I was first introduced to the concept of mushroom hunting when I lived in southern Illinois. One of my lab mates was shocked to learn that I had never hunted deer, and even more shocked that I have never been hunting at all. The conversation went something like this:
“You’ve never been hunting?” She asked.
“Not even squirrel?”
“Not even mushrooms?”
“Mushrooms? Ha ha!”
I soon learned that this strange ritual of “hunting mushrooms” was in fact not a joke like I first assumed, but something that scores of people actually did. With a vengeance. And it was not localized to the little communities in southern Illinois. Apparently it’s a much larger phenomenon that just hadn’t quite made it to my native New Englandyet. There I grew up learning not to eat mushrooms from the woods because they are poisonous. At least according to mom. And really, who can argue with mom?
I am proud to say I have now experienced a genuine mushroom hunt, under the tutorial of a friend who is in fact a mushroom hunting champion with the photos to prove it. I knew I was in good hands, but the possibility of consuming poisonous mushrooms was more than I could handle. I badgered her with so many “poisonous mushroom” questions she finally resorted to a series of “poisonous mushroom – non-poisonous mushroom” pictorial comparisons. Some were obvious (flaming red mushroom = not a morel). Others, however, were more subtle. There’s the “true morel” which you can eat, and the “false morel” which can eat you. It’s like a game of truth or dare gone bad.
The whole experience left me thinking about another kind of dilemma. Less to do with morels and more to do with, well, morals. In the early history of Israel, Moses laid out a similar pictorial comparison: See, I am setting before you today a blessing and a curse- the blessing if you obey the commands of the LORD your God that I am giving you today; the curse if you disobey (Deuteronomy 11: 26-28).
Pretty straight forward. But like fine nuances between true and false morels, some morals are not so easy to differentiate. The Bible warns us to watch out for false prophets and false teachings. They come to you in sheep’s clothing, but inwardly they are ferocious wolves (Matthew 7:15). Kind of like a false morel that looks at first glance to be edible, but upon closer inspection turns out to be poisonous.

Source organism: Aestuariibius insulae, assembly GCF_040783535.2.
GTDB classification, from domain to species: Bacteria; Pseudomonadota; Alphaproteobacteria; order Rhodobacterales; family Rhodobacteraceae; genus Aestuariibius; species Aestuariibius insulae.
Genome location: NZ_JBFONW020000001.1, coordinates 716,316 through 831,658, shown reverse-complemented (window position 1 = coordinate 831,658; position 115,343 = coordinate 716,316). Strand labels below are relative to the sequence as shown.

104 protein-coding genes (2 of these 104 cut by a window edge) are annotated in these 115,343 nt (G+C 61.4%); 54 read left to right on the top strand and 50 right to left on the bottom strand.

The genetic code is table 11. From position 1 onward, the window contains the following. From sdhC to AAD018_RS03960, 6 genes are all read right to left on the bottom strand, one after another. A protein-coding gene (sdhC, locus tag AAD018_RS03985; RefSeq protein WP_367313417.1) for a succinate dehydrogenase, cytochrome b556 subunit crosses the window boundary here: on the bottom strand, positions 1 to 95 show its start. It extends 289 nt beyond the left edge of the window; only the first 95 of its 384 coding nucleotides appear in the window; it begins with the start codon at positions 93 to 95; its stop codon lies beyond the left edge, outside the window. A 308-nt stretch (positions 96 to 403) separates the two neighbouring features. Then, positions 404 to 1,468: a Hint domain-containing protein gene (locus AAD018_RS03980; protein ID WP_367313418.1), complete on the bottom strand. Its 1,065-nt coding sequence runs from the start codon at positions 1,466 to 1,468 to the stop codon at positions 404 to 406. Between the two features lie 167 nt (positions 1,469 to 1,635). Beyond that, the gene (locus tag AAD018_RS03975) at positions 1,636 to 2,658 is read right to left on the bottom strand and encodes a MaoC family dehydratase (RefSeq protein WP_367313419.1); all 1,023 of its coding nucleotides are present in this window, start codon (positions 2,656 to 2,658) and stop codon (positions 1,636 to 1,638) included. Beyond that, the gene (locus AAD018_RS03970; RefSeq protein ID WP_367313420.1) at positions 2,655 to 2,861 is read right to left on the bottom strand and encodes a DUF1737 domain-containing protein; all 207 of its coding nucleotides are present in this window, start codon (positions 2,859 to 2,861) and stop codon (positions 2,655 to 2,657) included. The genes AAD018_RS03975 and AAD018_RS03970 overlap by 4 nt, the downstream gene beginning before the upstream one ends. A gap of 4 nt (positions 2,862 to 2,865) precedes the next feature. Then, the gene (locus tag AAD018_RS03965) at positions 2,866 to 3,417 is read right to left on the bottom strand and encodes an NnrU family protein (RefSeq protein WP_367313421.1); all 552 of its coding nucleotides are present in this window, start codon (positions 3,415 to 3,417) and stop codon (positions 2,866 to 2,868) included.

So how do we discern what is really God’s command and what is not? A good place to start is with the commands found in the Bible, for the word of the Lord is right and true (Psalm 33:4). The Bible also tells us do not add to what I command you and do not subtract from it, but keep the commands of the Lord your God that I give you (Deuteronomy 4:2). How does your moral dilemma stack up against the Ten Commandments (Exodus 20) and Jesus’ summation of them (Matthew 22:36-40)?
The apostle John gives us another litmus test to recognize the Spirit of God: Every spirit that acknowledges that Jesus Christ has come in the flesh is from God, but every spirit that does not acknowledge Jesus is not from God (1 John 4:2-3).
And then there’s what I call the “Morel Test,” which states: If this thing you’re thinking about doing were a mushroom, would you eat it?
You see, despite all the pictorial comparisons and discussions and discernment, in the end I didn’t eat the mushrooms I found. I just wasn’t absolutely, positively, 110% certain that they were true morels. And if you have to deliberate that much whether something is true or false, whether something is right or wrong, whether something is morally acceptable or not, the answer is pretty clear: Don’t eat it. Leave it in that gray and shady spot and walk away.
So give your servant a discerning heart to govern your people and to distinguish between right and wrong (1 Kings 3:9).